Optimising carer resilience has direct benefits to carers, and additional benefits to the overall care support system by reducing dependence on paid care.
People with severe and chronic disabilities represent a significant proportion of the population who require assistance to live in their own home and be a part of the community. In addition to assistance from the paid carer workforce, this assistance is provided by family, relatives or friends who are not paid or formally trained in the provision of care and support. These informal carers assist with a variety of tasks including activities of daily living, emotional care and support and accessing medical care and ongoing therapy to optimise independence. There are 2.7 million people in Australia who provide informal (unpaid) care to a person with a disability or long-term health condition, of which 770,000 provide the majority of care and support to people with a severe disability. Given their substantial contribution to care provision and the physical, emotional and other impacts of providing care, it is important to understand the experience of informal carers and address their support needs. In recent years, studies have elucidated the substantial effects of providing care on the psychological, physical, social and other impacts of providing care to a person with a long-term disability. There are a range of interventions to mitigate these impacts, which are provided in Australia through a variety of national and local government and nongovernment entities with varying efficacy. Optimising carer resilience has direct benefits to carers, and additional benefits to the overall care support system by reducing dependence on paid care.
This NTRI Forum aims to investigate effective strategies for providing support (excluding skills-related education and training, i.e. manual handling and transfers) to informal carers that can help to optimise their resilience, and the sustainability of the long-term disabled.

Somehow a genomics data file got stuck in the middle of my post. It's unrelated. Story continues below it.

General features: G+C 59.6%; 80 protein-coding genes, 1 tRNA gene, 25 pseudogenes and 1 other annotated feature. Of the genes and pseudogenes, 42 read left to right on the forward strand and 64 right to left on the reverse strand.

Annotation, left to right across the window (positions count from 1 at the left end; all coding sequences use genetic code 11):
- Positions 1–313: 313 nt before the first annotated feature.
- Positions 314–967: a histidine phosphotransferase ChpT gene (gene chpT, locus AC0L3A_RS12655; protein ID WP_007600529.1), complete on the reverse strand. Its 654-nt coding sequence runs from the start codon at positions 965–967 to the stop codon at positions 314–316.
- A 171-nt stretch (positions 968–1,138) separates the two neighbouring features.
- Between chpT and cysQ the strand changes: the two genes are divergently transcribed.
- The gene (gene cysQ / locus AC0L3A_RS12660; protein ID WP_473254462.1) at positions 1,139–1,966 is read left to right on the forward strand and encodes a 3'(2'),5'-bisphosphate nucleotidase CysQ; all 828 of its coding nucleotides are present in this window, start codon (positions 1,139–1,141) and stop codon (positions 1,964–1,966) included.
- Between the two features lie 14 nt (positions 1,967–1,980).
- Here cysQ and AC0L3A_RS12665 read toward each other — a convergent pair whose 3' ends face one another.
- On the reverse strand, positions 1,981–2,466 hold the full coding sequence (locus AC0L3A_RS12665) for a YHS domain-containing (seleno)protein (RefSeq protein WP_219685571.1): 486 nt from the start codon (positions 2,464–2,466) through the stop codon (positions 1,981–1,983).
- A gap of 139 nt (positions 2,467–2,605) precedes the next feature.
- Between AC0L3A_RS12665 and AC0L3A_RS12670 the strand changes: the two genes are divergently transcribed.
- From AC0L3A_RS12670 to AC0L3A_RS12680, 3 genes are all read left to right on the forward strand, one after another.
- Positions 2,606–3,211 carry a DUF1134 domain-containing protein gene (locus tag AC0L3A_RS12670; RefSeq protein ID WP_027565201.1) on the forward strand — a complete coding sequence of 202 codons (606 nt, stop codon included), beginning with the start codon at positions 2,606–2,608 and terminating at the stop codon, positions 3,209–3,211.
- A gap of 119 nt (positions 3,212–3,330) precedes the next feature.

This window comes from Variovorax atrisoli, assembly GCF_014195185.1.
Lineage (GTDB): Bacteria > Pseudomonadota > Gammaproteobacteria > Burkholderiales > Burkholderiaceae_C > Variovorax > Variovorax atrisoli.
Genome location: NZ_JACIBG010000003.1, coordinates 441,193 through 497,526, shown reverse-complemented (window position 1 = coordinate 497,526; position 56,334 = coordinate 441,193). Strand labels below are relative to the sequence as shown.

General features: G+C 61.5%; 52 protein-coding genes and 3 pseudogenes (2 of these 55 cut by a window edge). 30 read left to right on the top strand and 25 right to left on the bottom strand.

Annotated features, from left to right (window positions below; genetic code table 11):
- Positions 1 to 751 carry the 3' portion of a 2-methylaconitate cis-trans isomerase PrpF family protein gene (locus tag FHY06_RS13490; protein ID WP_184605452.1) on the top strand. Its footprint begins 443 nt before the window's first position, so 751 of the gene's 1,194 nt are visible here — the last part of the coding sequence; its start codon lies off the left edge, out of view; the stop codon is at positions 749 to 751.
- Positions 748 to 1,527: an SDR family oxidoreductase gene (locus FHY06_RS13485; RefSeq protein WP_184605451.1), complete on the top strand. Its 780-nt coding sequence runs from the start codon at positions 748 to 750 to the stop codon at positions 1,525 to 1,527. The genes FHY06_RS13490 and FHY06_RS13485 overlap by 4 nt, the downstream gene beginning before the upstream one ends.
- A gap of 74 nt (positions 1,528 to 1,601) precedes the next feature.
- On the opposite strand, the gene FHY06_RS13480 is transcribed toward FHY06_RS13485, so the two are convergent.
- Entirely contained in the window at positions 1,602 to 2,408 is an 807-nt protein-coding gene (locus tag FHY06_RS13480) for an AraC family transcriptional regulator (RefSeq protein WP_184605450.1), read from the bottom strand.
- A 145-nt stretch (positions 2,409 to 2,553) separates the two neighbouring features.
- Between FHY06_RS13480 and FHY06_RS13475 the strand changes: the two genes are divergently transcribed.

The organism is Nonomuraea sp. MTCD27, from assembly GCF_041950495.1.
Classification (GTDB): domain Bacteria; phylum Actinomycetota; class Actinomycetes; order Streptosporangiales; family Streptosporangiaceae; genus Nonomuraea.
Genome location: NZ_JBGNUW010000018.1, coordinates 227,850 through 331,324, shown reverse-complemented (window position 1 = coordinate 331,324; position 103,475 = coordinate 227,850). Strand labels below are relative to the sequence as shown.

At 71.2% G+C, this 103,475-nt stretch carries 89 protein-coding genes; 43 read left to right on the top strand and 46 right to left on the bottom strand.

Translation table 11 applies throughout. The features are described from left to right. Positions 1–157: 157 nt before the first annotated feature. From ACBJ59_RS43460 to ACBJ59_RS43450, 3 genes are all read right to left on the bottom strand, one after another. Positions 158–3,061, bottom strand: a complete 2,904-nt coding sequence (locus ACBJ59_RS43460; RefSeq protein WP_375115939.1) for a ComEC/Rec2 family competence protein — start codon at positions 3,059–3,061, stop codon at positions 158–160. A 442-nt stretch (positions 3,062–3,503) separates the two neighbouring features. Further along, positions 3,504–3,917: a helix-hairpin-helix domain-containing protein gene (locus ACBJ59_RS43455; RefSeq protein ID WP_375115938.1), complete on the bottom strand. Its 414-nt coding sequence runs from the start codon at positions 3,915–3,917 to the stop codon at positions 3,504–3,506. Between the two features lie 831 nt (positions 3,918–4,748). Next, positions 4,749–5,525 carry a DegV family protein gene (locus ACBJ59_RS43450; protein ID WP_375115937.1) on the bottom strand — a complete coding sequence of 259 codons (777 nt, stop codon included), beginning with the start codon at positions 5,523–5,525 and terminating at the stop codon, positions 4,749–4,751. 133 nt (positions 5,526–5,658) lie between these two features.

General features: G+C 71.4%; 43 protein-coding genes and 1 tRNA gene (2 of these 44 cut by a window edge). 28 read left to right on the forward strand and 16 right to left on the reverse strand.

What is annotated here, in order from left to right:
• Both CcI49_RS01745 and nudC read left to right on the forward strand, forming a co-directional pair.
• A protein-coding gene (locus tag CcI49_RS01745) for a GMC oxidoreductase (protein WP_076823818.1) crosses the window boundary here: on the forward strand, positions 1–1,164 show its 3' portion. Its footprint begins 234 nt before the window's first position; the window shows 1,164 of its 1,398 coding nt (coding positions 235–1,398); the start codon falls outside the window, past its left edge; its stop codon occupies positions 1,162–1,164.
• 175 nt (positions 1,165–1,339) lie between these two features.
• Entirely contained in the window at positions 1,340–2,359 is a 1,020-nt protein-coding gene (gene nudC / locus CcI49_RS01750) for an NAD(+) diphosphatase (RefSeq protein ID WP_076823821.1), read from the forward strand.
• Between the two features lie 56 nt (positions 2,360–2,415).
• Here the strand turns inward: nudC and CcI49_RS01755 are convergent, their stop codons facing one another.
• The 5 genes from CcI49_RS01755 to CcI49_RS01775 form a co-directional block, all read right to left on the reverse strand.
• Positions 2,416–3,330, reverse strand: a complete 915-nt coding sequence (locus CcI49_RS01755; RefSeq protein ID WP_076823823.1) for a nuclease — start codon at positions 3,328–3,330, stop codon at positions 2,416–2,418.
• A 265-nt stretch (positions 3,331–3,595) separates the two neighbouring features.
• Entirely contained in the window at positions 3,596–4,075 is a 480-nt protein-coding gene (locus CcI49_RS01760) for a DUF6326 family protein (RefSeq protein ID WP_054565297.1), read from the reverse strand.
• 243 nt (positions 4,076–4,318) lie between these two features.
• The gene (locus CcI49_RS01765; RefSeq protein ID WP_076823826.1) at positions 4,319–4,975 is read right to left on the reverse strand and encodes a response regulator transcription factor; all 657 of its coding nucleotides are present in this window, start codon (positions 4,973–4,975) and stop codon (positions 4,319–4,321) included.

An evidence review of literature identified 25 relevant reviews and primary studies and a further 16 ongoing primary studies. The overall results of reviews of carer support interventions were inconclusive, therefore firm conclusions regarding what works and doesn’t work cannot be made. However, evidence was reported as ‘good’ for educational and psycho-educational interventions, counselling and psychosocial interventions and multicomponent interventions; Evidence for care co-ordination and family support interventions was described as ‘promising’; Evidence for technology-based interventions was conflicting in the setting of Dementia, but more positive in the area of catastrophic injury; Evidence for respite care was described as ‘not strong’, and although benefits were reported, the importance of additional support strategies in conjunction with respite care was emphasised. Similarly, emerging positive evidence in favour of support groups was reported, however additional concurrent support strategies were recommended. Passive information dissemination alone was found to be ineffective. The review also outlined a range of factors to consider in interpreting this evidence and identified implications for practice and research.